Pea and Pesto Salad - from Ina Garten
Serves 2 (With left over pesto)

For the Salad
5 oz of baby spinach
1 cup of peas (I used frozen peas, defrosted in hot water)
1 lemon

For the Pesto
1/4 cup toasted pine nuts - divided
1 1/2 cups basil leafs
1/2 cup of parsley
1/2 cup Parmesan cheese
1/4 cup olive oil
2 cloves of garlic
Salt and pepper to taste

Defrost peas in hot water for a few minutes. While peas defrost, arrange spinach on a large platter and toast pine nuts for pesto and to top the salad.

In a food processor, pulse half the pine nuts and Parmesan cheese. Add garlic and pulse a few more times. Add in basil and parsley. While the food processor runs, pour in enough olive oil to make a nice paste. I used about a 1/4 cup. Season with salt and pepper to taste. 

Toss spinach with peas and about half the pesto. Top with reserved pine nuts. Serve with sliced lemons.

Watermelon Mocktails
Makes 2 

6 cups chopped seedless watermelon
1/2 a lime, juiced
1 cup soda water
2 sprigs fresh mint

In a blender combine watermelon cubes, and lime juice. Pulse until well blended. Divide the juice between 2 tall glasses and top with soda water. Swirl with mint and drink up!

Enjoy some summertime!!

Made this time last year...
Veggie Hand Pies and Peach and Blackberry Galette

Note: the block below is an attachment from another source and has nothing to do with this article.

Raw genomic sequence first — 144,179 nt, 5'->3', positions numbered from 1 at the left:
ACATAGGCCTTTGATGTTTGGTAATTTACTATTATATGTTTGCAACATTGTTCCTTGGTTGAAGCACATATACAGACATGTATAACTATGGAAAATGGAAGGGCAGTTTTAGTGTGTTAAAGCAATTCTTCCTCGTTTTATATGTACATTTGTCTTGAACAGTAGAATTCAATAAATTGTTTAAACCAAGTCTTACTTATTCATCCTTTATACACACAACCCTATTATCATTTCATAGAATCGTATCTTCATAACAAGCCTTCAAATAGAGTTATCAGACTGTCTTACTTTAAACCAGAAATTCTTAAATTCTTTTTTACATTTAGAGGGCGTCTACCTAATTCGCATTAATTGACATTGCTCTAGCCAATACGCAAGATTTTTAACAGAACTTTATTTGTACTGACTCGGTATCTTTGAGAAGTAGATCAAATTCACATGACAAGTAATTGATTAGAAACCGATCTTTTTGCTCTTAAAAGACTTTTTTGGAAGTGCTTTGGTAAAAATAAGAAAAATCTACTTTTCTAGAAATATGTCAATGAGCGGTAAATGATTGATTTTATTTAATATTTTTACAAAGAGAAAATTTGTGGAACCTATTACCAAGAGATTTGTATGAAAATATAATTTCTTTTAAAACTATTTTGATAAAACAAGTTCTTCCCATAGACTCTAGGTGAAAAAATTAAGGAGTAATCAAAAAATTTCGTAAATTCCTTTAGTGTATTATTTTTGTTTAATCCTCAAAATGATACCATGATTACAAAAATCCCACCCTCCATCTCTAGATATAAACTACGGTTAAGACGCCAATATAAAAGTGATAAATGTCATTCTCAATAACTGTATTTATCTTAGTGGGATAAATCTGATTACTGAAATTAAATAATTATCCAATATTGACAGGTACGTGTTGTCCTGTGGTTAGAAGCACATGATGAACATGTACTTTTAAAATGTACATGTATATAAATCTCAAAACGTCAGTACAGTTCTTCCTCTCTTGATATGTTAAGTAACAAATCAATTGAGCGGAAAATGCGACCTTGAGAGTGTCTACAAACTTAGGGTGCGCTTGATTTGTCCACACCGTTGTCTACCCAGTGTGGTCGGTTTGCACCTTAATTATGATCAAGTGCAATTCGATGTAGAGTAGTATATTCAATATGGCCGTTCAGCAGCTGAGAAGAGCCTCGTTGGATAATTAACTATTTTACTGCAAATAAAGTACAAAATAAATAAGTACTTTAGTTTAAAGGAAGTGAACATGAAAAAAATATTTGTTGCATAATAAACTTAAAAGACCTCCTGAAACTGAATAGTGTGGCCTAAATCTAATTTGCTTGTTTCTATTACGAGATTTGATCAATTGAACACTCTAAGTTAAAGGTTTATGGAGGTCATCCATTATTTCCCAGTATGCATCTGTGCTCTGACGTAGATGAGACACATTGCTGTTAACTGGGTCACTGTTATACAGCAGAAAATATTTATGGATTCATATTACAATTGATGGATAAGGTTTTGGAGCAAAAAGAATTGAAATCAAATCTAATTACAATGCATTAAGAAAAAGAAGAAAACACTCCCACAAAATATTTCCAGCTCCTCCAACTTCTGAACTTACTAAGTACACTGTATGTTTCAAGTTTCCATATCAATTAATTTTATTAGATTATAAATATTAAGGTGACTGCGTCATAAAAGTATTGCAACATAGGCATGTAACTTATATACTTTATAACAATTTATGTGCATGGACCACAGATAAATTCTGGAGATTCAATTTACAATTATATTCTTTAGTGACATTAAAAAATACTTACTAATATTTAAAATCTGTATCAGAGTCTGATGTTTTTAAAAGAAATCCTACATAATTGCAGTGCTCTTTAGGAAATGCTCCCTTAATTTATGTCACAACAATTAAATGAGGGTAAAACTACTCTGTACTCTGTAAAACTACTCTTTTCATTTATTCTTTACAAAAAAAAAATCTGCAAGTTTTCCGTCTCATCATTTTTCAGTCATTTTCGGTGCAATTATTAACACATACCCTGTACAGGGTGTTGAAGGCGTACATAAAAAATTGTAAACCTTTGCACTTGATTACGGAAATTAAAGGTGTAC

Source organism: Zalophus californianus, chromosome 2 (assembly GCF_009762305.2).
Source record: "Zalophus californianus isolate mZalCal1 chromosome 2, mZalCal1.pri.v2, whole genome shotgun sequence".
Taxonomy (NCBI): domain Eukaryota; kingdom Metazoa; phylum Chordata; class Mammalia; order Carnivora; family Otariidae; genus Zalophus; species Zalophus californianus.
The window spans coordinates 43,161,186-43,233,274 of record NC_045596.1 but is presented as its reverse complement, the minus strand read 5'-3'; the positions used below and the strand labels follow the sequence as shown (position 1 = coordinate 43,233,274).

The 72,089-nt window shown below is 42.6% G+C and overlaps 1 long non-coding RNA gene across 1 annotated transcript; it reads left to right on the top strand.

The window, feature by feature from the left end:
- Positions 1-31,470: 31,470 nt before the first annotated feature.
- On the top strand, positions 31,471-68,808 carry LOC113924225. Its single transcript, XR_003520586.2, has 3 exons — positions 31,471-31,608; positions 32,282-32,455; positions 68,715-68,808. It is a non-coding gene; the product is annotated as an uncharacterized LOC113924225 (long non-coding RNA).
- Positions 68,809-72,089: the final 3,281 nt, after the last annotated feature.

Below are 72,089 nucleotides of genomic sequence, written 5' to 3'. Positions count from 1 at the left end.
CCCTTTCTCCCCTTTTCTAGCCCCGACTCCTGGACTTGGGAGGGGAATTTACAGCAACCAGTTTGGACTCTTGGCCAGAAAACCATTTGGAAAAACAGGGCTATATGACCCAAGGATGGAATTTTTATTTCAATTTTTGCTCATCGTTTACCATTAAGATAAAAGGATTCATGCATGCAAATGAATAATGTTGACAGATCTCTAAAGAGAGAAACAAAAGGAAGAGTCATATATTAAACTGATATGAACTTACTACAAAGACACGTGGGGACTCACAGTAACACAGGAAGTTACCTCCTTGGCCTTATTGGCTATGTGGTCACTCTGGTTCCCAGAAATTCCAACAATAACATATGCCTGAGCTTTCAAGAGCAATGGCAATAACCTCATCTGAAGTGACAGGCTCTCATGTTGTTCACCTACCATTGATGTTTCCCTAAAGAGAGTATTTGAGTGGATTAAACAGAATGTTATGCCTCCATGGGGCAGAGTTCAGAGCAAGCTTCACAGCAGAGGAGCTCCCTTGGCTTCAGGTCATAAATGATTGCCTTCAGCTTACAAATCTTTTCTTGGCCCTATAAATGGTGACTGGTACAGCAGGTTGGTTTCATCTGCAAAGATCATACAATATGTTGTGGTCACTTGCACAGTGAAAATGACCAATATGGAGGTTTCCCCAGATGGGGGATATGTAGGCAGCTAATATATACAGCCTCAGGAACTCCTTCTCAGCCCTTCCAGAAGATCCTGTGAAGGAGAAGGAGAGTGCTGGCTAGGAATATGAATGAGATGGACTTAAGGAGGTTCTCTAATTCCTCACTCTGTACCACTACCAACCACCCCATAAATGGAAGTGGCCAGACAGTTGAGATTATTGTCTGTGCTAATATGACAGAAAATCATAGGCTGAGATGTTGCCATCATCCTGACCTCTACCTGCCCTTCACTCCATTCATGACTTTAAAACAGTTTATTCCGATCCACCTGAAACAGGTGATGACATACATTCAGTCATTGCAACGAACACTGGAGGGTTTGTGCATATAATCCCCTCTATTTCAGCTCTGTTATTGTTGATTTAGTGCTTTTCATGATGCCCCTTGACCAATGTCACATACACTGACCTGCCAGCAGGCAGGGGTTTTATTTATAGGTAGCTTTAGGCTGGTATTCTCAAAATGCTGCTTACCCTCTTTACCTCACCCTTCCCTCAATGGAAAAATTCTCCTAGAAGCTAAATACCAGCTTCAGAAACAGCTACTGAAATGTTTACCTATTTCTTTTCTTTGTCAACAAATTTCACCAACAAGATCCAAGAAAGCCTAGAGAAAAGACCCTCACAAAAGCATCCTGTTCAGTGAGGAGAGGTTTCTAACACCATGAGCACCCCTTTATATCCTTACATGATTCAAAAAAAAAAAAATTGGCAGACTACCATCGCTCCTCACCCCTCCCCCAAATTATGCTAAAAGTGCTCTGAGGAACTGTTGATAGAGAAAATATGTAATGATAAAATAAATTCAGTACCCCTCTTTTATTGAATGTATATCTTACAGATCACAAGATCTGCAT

Green Chili Turkey Burgers

Dirty Rice

Tuesday, August 13, 2013

Mediterranean Orzo Salad

I have a dish for you that is sure to emit summer vibes!  What else says summer than a cold pasta salad with a citrus-feta vinaigrette and colorful veggies?  That’s what this orzo salad is all about.  My husband and I needed a healthy dinner because our summer hasn’t been full of what should be “healthy summer eating”.  Therefore, I wanted to make something light but filling. 

This orzo salad is chock full of veggies and would be even healthier if you used whole-wheat orzo.  However, I couldn’t find it at my grocery store.  I will definitely be making it again when I find some.  On the side we had lemon-pepper grilled chicken with corn on the cob.  It made for a deliciously vibrant and guilt-free meal that is sure to be on the rotation!

Mediterranean Orzo Salad

1 ½ c uncooked orzo
2 ½ c baby spinach, chopped
½ c sun-dried tomato julienne strips, chopped and drained
¼ c chopped red onion
3 oz marinated artichoke hearts, chopped and drained (or more if desired)
2 baby cucumbers, cut into thin slices
1 tsp salt
1 tsp pepper
½ tsp crushed red pepper
¼ c extra-virgin olive oil
¼ c fresh lemon juice
¼ c feta cheese, plus additional for topping
1 tsp herbs de Provence

Cook orzo according to package directions.  Drain, rinse with cold water.  Combine orzo, spinach, tomatoes, onion, artichoke hearts, and cucumbers in a large bowl.   Season with salt, pepper, and crushed red pepper.  Stir and then set aside.

Tip: Rinsing pasta immediately with cold water stops the cooking process and allows it to remain al dente.  If you continue to let it steam it will continue to cook.